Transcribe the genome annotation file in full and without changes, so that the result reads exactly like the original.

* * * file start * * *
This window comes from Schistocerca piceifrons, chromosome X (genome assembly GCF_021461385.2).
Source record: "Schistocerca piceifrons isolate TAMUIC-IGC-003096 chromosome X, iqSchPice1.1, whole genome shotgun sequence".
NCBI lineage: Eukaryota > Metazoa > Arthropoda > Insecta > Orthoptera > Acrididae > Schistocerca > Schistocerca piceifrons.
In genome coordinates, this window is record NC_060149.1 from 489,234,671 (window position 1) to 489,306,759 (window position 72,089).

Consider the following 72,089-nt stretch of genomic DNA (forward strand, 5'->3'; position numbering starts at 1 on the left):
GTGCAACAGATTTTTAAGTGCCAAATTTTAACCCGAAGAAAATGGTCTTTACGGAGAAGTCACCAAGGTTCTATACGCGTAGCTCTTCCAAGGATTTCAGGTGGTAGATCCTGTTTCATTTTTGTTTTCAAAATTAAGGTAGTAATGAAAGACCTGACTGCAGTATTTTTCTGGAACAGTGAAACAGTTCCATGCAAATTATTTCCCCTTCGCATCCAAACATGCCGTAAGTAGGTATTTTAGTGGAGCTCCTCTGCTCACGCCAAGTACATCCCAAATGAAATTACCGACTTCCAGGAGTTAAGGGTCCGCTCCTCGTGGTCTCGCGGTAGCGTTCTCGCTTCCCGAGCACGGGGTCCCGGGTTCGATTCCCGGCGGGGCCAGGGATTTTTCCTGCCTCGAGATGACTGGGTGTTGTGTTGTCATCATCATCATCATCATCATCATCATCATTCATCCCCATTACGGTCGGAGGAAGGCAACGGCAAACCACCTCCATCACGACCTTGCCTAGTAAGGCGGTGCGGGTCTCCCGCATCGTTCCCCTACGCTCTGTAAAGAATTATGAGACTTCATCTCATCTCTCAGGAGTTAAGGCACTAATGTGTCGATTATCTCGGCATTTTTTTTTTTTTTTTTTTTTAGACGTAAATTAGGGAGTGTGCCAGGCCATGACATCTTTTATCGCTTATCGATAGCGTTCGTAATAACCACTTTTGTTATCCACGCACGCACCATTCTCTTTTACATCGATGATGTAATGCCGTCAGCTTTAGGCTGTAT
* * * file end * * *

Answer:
This window comes from Schistocerca piceifrons, chromosome X (genome assembly GCF_021461385.2).
Source record: "Schistocerca piceifrons isolate TAMUIC-IGC-003096 chromosome X, iqSchPice1.1, whole genome shotgun sequence".
NCBI lineage: Eukaryota > Metazoa > Arthropoda > Insecta > Orthoptera > Acrididae > Schistocerca > Schistocerca piceifrons.
In genome coordinates, this window is record NC_060149.1 from 489,234,671 (window position 1) to 489,306,759 (window position 72,089).

Consider the following 72,089-nt stretch of genomic DNA (forward strand, 5'->3'; position numbering starts at 1 on the left):
GTGCAACAGATTTTTAAGTGCCAAATTTTAACCCGAAGAAAATGGTCTTTACGGAGAAGTCACCAAGGTTCTATACGCGTAGCTCTTCCAAGGATTTCAGGTGGTAGATCCTGTTTCATTTTTGTTTTCAAAATTAAGGTAGTAATGAAAGACCTGACTGCAGTATTTTTCTGGAACAGTGAAACAGTTCCATGCAAATTATTTCCCCTTCGCATCCAAACATGCCGTAAGTAGGTATTTTAGTGGAGCTCCTCTGCTCACGCCAAGTACATCCCAAATGAAATTACCGACTTCCAGGAGTTAAGGGTCCGCTCCTCGTGGTCTCGCGGTAGCGTTCTCGCTTCCCGAGCACGGGGTCCCGGGTTCGATTCCCGGCGGGGCCAGGGATTTTTCCTGCCTCGAGATGACTGGGTGTTGTGTTGTCATCATCATCATCATCATCATCATCATCATTCATCCCCATTACGGTCGGAGGAAGGCAACGGCAAACCACCTCCATCACGACCTTGCCTAGTAAGGCGGTGCGGGTCTCCCGCATCGTTCCCCTACGCTCTGTAAAGAATTATGAGACTTCATCTCATCTCTCAGGAGTTAAGGCACTAATGTGTCGATTATCTCGGCATTTTTTTTTTTTTTTTTTTTTAGACGTAAATTAGGGAGTGTGCCAGGCCATGACATCTTTTATCGCTTATCGATAGCGTTCGTAATAACCACTTTTGTTATCCACGCACGCACCATTCTCTTTTACATCGATGATGTAATGCCGTCAGCTTTAGGCTGTAT